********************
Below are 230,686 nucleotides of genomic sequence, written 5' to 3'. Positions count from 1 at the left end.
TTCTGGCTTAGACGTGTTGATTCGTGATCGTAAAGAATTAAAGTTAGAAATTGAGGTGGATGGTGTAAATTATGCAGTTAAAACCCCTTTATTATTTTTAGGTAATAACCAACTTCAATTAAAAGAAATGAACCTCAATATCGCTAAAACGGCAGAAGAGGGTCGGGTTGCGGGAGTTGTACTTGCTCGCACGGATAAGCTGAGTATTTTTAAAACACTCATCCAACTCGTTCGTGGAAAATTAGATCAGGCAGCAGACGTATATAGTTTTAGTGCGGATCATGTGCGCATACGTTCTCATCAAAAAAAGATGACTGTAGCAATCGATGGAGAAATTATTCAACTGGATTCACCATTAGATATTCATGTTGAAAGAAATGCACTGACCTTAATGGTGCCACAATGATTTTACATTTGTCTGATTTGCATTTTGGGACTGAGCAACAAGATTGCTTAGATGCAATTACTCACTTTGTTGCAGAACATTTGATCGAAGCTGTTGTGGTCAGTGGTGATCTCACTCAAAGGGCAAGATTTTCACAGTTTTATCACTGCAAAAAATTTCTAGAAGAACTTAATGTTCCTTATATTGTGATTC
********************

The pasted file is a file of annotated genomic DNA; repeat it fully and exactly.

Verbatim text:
Below are 230,686 nucleotides of genomic sequence, written 5' to 3'. Positions count from 1 at the left end.
TTCTGGCTTAGACGTGTTGATTCGTGATCGTAAAGAATTAAAGTTAGAAATTGAGGTGGATGGTGTAAATTATGCAGTTAAAACCCCTTTATTATTTTTAGGTAATAACCAACTTCAATTAAAAGAAATGAACCTCAATATCGCTAAAACGGCAGAAGAGGGTCGGGTTGCGGGAGTTGTACTTGCTCGCACGGATAAGCTGAGTATTTTTAAAACACTCATCCAACTCGTTCGTGGAAAATTAGATCAGGCAGCAGACGTATATAGTTTTAGTGCGGATCATGTGCGCATACGTTCTCATCAAAAAAAGATGACTGTAGCAATCGATGGAGAAATTATTCAACTGGATTCACCATTAGATATTCATGTTGAAAGAAATGCACTGACCTTAATGGTGCCACAATGATTTTACATTTGTCTGATTTGCATTTTGGGACTGAGCAACAAGATTGCTTAGATGCAATTACTCACTTTGTTGCAGAACATTTGATCGAAGCTGTTGTGGTCAGTGGTGATCTCACTCAAAGGGCAAGATTTTCACAGTTTTATCACTGCAAAAAATTTCTAGAAGAACTTAATGTTCCTTATATTGTGATTC